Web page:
So here are a few thoughts: The second half of Schell’s talk centers on external reward systems such as the Xbox Live achievement system, and he describes a possible future (that he appears somewhat ambivalent about) in which everything – TVs, toothbrushes, pianos, cars, schools are designed as game-like systems that constantly reward you with points for various actions. Such as, well, brushing your teeth.
Schell’s basic argument is that external rewards are an incredibly strong psychologically motivator.
Yes and no. If you think about the car that gives you points for a mundane activity such as driving fuel-efficiently, then certainly external rewards can work as a motivator.
But I think that Schell a.o. overlook that external rewards are also known to be strong demotivators. A famous 1973 experiment (“Undermining children’s intrinsic interest with extrinsic reward“) showed that when nursery school children consistently received external rewards for drawing, they lost interest in drawing and began drawing less.
Here’s the graph from a write-up of the results that also mentions similar studies of adults. (Expected reward = consistently receiving a reward for drawing.)
But how can that be? Aren’t rewards motivating? Not necessarily, because rewards may trick you into forgetting your original motivation. You think you like drawing, but when you are consistently showered with rewards for doing it, you start thinking that you are really in it for the rewards …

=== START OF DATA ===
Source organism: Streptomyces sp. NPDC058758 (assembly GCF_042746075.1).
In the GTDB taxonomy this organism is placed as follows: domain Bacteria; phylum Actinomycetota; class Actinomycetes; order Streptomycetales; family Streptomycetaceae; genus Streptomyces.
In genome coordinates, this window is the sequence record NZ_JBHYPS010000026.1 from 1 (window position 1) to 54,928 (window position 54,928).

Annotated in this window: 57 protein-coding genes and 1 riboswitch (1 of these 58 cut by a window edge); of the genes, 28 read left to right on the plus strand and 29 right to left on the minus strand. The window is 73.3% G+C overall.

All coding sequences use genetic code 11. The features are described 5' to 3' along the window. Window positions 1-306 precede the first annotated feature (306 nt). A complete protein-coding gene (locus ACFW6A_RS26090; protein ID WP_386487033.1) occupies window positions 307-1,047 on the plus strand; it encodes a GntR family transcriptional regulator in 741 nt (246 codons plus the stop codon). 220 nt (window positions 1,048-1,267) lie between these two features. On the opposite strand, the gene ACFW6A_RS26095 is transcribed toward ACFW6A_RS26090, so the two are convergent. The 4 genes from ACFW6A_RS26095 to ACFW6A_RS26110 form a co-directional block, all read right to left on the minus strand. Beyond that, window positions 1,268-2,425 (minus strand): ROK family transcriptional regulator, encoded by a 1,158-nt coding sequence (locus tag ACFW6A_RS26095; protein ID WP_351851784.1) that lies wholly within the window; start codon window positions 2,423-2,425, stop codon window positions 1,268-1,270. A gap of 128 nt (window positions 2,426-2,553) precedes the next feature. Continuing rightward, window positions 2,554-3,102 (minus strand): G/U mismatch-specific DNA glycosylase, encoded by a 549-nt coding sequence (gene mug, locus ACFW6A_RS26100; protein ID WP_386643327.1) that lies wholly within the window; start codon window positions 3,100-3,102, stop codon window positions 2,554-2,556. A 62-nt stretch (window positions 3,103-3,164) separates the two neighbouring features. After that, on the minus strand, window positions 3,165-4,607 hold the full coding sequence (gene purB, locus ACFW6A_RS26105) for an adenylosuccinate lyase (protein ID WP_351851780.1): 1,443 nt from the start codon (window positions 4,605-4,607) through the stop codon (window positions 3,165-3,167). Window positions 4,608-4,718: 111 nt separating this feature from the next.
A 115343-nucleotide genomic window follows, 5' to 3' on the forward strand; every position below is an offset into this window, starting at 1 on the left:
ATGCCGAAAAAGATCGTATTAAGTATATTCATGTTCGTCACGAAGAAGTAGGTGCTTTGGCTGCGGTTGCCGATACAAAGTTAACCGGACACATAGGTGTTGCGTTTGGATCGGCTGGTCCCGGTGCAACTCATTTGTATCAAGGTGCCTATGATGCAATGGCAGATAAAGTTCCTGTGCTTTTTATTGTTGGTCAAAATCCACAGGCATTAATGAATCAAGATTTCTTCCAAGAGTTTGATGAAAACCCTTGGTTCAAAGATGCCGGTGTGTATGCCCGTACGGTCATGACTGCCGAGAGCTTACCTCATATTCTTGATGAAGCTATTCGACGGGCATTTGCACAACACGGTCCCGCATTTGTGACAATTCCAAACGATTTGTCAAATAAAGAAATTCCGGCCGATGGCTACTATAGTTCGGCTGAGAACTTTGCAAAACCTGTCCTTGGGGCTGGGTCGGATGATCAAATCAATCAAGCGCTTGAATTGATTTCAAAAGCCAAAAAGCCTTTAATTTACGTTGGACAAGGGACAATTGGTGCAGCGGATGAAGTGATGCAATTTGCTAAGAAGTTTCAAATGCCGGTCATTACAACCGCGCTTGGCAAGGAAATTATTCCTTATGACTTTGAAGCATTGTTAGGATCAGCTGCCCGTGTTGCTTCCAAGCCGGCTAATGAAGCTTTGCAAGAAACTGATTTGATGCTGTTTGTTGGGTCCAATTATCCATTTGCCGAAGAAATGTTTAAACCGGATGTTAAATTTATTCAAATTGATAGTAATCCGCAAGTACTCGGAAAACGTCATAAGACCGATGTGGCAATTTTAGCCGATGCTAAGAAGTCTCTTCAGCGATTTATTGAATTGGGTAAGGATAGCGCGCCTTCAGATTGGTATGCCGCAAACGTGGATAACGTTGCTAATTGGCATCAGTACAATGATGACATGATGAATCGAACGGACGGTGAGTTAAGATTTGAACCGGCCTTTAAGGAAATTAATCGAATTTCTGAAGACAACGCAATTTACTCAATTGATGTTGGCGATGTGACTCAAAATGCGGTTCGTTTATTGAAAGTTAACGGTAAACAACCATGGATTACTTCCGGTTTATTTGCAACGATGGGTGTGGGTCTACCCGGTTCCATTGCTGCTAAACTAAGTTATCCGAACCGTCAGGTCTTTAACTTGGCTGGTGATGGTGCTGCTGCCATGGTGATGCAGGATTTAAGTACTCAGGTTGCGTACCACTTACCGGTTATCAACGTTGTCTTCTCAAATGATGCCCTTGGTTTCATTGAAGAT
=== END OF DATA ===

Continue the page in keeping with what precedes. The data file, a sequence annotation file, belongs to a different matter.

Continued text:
Marc LeBlanc once pointed me to the business book Punished by Rewards: The Trouble with Gold Stars, Incentive Plans, A’s, Praise, and Other Bribes. From the book description:
Promising goodies to children for good behavior can never produce anything more than temporary obedience. In fact, the more we use artificial inducements to motivate people, the more they lose interest in what we’re bribing them to do. Rewards turn play into work, and work into drudgery.
As you can see, this is completely at odds with the argument that Schell is making. I can’t claim to be an expert on the psychology here, but it does seem that external rewards may have a kind of reversal effect: If you dislike the activity, external rewards make it more attractive, but if you like the activity, external rewards make it less attractive.
So one theory to use could be Michael Apter’s Reversal Theory, according to which we switch between telic (focused on external goals) and paratelic (focused on immediate enjoyment) states. Hence the introduction of an external reward will switch us from the paratelic state where we are enjoying a task, to the telic state where we are performing a task for external rewards.
On a more personal note: I sometimes hear of universities that want to reward researchers for publishing papers or talking to the media. This always strikes me as unpleasant because it discounts the pride that we (hopefully) have in our research. If we started to do research only for the external rewards, our productivity would surely drop.
And that, my friends, is why external rewards can be demotivating.